Both sides down on the primary vote in Ipsos, as ReachTEL reiterates early findings of a big lead for Rebekha Sharkie in Mayo, and a squeaker in Longman.
My warning of a poll drought in the previous post hadn’t reckoned on Fairfax’s Ipsos series, which fills the void with a 53-47 result for Labor, down from 54-46 from the previous poll six weeks ago. As best as I can tell, all we have to go on at this stage is an editorial in The Age that suggests both major parties are on 35% of the primary vote, which is a two point drop for Labor and a one point drop for the Coalition. Leadership ratings and minor party primary votes will have to wait. Recent form suggests the poll will have had a sample of 1200, and been conducted Thursday to Sunday.
We also have two more federal by-election polls for the Australia Institute from ReachTEL, keeping in mind that the prestige of ReachTEL’s electorate polls have just taken a knock with the Liberals’ clear win in Darling Range. That’s all the comfort Georgina Downer can draw from its results, the latest of which gives Rebekha Sharkie her biggest lead yet in Mayo: 62-38 on two-party preferred, from primary votes (after exclusion of the 2.6% undecided) of 43.5% for Sharkie, 32.7% for Downer, 9.0% for the Greens and 8.2% for Labor.
In Longman, ReachTEL now records a 50-50 result after showing Liberal National Party candidate Trevor Ruthenberg leading Labor Section 44 victim Susan Lamb by 51-49. Primary votes after exclusion of 3.2% undecided are Labor 40.4%, LNP 36.1%, One Nation 15.2% and Greens 4.5%, so presumably One Nation’s respondent-allocated preferences are flowing solidly to the LNP. This poll was also conducted on Thursday, from a sample of 727. Full results from both polls are available here.
Two polls last week landed right on the existing trend readings from BludgerTrack, which has accordingly recorded next to no movement.
Newspoll and Essential Research both had polls last week, and since we’re probably not due yet for a ReachTEL (the last was three weeks ago), we presumably have a lean week coming up. The latest BludgerTrack update accounts for the two aforesaid polls, and they have had the most minimal of impacts on the voting intention aggregates, on which the biggest move is a 0.6% drop for One Nation. The seat projections have the Coalition up one in Victoria and Western Australia, and down one in Queensland. A new set of leadership ratings from Newspoll makes a modest addition to the established pattern of improvement for Malcolm Turnbull, with Bill Shorten flatlining. Full results through the link below.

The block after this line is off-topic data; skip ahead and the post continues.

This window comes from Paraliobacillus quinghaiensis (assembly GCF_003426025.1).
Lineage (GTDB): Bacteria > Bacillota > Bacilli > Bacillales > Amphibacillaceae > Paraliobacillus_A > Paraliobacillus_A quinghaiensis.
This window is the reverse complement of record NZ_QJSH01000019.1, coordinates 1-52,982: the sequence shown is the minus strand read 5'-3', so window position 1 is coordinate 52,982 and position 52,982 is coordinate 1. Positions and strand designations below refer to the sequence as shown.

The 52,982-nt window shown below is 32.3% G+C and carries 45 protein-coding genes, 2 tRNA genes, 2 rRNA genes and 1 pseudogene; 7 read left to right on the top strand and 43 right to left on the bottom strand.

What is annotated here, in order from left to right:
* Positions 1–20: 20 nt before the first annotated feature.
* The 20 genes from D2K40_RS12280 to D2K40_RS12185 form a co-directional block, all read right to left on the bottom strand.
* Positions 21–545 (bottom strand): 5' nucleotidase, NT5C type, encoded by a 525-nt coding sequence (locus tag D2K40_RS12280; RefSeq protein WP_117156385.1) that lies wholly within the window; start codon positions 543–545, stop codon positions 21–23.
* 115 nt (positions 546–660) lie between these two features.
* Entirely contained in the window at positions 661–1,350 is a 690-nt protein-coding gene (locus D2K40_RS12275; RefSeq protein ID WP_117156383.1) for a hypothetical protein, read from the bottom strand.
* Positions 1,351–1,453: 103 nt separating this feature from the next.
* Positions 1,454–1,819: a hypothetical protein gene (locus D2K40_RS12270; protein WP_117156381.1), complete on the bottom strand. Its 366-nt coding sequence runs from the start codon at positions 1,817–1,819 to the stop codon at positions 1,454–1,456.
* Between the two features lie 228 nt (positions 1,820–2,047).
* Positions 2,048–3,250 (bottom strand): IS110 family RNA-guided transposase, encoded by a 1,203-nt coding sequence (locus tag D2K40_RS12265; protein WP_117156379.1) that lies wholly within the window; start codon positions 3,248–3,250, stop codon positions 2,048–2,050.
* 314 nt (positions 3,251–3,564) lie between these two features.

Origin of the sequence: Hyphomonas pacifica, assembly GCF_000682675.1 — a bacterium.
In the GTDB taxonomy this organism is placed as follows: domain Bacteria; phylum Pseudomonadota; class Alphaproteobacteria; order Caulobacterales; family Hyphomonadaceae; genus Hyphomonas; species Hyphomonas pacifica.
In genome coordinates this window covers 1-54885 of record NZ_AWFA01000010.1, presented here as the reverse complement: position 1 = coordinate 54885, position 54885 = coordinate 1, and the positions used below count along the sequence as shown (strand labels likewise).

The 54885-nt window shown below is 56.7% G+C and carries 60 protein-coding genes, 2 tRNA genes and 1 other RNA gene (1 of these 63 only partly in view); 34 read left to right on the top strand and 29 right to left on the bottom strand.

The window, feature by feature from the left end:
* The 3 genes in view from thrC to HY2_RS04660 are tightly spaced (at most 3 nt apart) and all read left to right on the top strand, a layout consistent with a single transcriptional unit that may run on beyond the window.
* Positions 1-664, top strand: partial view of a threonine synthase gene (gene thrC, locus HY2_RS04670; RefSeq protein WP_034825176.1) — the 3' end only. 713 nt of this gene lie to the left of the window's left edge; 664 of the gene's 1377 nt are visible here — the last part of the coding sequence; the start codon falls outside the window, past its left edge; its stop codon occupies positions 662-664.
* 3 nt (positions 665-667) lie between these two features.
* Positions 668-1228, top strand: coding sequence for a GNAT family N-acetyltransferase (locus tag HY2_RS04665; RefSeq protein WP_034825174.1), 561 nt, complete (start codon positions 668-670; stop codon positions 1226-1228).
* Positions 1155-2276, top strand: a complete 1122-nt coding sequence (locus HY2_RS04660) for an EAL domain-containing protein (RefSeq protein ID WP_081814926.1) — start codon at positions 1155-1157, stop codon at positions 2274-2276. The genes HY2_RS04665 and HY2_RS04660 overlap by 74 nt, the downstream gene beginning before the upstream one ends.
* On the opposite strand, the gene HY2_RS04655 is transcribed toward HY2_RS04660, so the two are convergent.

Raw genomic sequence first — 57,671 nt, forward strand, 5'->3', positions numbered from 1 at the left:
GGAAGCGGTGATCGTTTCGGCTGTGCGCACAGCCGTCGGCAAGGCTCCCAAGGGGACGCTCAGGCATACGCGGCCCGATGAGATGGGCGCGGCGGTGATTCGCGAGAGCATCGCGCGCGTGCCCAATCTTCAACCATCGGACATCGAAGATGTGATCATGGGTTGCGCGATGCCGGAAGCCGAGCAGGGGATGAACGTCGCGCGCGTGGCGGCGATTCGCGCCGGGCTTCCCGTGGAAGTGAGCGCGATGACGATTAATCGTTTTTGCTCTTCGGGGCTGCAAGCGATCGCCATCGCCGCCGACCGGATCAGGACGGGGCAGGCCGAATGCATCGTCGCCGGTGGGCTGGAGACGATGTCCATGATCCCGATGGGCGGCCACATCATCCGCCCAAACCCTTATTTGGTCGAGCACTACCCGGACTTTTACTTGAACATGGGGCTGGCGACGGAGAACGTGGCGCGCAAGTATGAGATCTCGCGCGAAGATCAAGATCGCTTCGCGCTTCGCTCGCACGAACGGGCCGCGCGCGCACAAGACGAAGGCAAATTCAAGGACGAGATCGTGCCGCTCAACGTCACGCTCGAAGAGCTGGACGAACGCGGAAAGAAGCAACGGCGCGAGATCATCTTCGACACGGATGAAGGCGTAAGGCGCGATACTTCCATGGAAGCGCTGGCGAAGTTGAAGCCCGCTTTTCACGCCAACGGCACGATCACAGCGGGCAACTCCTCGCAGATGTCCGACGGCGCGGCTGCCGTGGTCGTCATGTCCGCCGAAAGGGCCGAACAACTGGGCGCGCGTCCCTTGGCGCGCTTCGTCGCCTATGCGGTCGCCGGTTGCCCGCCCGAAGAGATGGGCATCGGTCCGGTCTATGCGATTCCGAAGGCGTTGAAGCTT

After a spike to Labor a fortnight ago, it’s back to business as usual in the latest Essential Research poll, which also finds Donald Trump slightly less unpopular with Australians than he was a year ago.
Labor’s two-point gain in last fortnight’s Essential Research poll has proved to be an aberration, with the latest result snapping back to 52-48. This is matched by the primary votes, on which the Coalition is up two to 38% and Labor down two to 35% (we will have to wait for the full report later today to see how the minor parties have gone). According to The Guardian’s report, the poll also finds 50% favouring Labor’s tax policy over the Coalition, with the result for the latter not stated, except of course that it’s lower; 79% supporting the first stage of the government’s tax cuts, targeting lower and middle income earners, but only 37% for stage three, whereby the tax scales will be flattened to the advantage of higher income earners; support and opposition for company tax cuts tied at 39% apiece; support for higher finding for the ABC, though we will have to wait for hard data on which areas of the broadcaster’s activities were most favoured.
Other questions relate to international matters, with 35% responding that the North Korea summit would make the world safer, 8% less safe, and 41% no difference. On foreign leaders, Justin Trudeau (up nine on last year) and Jacinda Ardern (on debut) both scored 54% approval, and if I’m reading this correctly, Theresa May scored 42% (up nine) and Donald Trump 22% (up six) – I believe other leaders will have been canvassed as well, but further results will have to wait.
UPDATE: Full results from Essential here – the Greens are up one to 11%, and One Nation down one to 7%. Further international leadership approval ratings include a 43% for Angela Merkel, unchanged on last year, 42% for Emmanuel Macron, up one, 19% for Vladimir Putin, up three, and, if you could credit it, 9% for Kim Jong-Un. Fortuitously, this comes as the Lowy Institute publishes results of a survey of 1200 respondents on Australian attitudes to the world, which similarly finds high levels of confidence for Theresa May and Emmanuel Macron, and low ones for Donald Trump and Kim Jong-Un.